US House holds first hearings on gun violence and climate change in 8 years

2019-02-07 09:43
President Donald Trump delivers the State of the Union address in the chamber of the US House of Representatives at the US Capitol Building on February 5, 2019 in Washington, DC. (Zach Gibson/Getty Images/AFP)

President Donald Trump delivers the State of the Union address in the chamber of the US House of Representatives at the US Capitol Building on February 5, 2019 in Washington, DC. (Zach Gibson/Getty Images/AFP)

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The US House of Representatives on Wednesday saw its first committee hearings on climate change and gun control in eight years following Democrats' victory over Republicans in last year's Congressional elections.

"No more climate denialism. No more evasions. @HouseDemocrats are in charge," tweeted the House Natural Resources Committee.

A hearing on gun violence was held at the same time, also a first in eight years, in a sign of changing times on Capitol Hill.

Democrats retook control of the lower House in January after eight years of Republican majority. The Senate, however, remained in Republican hands.

But the new elected officials took office at first paralysed by the longest federal government shutdown in American history.

Now that a (temporary) deal has been reached, the Democrats are keen to show that they have taken over the House and its powerful committees.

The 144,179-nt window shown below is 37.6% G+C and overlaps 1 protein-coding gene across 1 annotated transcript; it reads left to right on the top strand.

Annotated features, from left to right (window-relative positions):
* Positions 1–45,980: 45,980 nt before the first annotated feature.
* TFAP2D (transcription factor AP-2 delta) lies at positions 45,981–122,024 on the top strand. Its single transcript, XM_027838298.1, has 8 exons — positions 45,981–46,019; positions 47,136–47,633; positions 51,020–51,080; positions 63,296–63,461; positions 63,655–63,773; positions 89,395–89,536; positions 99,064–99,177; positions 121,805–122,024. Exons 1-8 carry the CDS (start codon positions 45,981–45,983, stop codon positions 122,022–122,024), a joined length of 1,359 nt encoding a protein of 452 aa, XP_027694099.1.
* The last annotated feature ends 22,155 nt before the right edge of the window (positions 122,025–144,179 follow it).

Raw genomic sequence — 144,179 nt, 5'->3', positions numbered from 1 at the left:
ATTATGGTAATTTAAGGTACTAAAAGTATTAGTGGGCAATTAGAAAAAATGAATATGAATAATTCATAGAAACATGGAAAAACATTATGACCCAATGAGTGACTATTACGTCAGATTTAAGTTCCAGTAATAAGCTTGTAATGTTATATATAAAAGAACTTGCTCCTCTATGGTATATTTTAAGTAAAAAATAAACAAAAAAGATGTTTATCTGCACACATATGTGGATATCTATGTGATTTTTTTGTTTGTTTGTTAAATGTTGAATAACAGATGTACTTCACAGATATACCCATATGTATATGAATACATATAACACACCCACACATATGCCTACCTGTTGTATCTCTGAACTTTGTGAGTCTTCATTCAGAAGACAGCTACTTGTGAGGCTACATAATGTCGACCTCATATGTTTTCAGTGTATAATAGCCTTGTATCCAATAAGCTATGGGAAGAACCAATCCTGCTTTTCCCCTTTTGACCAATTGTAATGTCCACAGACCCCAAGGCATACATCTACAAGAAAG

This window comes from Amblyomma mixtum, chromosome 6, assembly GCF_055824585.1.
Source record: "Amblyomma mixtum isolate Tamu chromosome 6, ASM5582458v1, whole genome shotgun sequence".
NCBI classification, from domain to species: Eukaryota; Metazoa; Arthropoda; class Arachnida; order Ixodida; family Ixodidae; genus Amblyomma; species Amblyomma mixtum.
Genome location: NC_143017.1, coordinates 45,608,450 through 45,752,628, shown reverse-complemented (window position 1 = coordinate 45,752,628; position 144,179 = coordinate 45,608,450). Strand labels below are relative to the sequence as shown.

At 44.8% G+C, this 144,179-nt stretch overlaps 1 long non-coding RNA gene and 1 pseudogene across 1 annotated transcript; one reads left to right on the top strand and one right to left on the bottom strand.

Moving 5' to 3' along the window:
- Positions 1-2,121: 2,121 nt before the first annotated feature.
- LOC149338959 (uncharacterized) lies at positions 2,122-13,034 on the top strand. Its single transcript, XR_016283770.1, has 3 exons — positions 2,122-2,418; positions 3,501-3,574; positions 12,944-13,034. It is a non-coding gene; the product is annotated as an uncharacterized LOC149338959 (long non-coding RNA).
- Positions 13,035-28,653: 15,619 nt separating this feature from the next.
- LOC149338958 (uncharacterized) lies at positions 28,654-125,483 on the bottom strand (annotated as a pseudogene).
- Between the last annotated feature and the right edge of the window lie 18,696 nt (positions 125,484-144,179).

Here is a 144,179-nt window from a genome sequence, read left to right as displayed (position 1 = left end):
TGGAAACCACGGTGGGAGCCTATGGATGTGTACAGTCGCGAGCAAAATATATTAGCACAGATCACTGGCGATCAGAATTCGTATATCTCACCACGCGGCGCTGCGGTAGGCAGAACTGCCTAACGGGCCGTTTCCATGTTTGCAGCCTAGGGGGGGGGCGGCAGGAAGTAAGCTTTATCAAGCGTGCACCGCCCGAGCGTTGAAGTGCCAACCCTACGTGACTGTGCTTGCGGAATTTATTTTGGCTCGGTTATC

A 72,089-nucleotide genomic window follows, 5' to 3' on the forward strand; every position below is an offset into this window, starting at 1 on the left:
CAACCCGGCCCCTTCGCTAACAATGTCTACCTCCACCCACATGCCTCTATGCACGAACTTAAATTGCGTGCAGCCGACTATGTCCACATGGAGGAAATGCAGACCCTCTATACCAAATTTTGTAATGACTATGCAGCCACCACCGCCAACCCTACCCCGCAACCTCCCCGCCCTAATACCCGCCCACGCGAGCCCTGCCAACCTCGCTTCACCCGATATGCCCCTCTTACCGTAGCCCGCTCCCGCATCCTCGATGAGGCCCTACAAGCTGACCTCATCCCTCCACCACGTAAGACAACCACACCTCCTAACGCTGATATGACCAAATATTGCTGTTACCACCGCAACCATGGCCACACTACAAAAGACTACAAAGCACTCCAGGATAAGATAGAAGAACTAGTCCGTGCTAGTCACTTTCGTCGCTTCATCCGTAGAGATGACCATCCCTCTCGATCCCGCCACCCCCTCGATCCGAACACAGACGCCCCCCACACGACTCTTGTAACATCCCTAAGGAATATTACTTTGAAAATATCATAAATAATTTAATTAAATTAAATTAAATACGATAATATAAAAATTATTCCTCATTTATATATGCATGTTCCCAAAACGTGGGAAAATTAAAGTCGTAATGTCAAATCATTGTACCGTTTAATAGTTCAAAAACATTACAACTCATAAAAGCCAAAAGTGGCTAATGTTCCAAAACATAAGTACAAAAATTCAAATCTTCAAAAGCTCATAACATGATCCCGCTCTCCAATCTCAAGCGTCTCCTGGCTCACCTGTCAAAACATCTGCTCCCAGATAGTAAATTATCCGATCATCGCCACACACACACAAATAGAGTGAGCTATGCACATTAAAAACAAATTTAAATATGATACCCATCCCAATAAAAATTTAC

House Judiciary Committee Chairperson Jerrold Nadler said he was disappointed that Republican President Donald Trump did not mention guns in his big State of the Union speech on Tuesday.

"The epidemic of gun violence in this country is a national crisis and an international embarrassment," he said in a statement. "In 2017, nearly 40 000 Americans lost their lives because of guns. In fact, every day in America, on average, 34 people are murdered with a firearm, and more than 183 people are injured in an attack."

Several survivors from recent mass shootings were present for the hearing, including those from Parkland High School in Florida, where the Valentine's Day killing of 17 people last year sparked a national conversation on gun control.

On the causes of climate change, Republicans and Democrats are deeply opposed, a fissure that has become all the more apparent since President Donald Trump withdrew the United States from the Paris accord in 2017.

Read more on:    donald trump  |  us  |  us shootings
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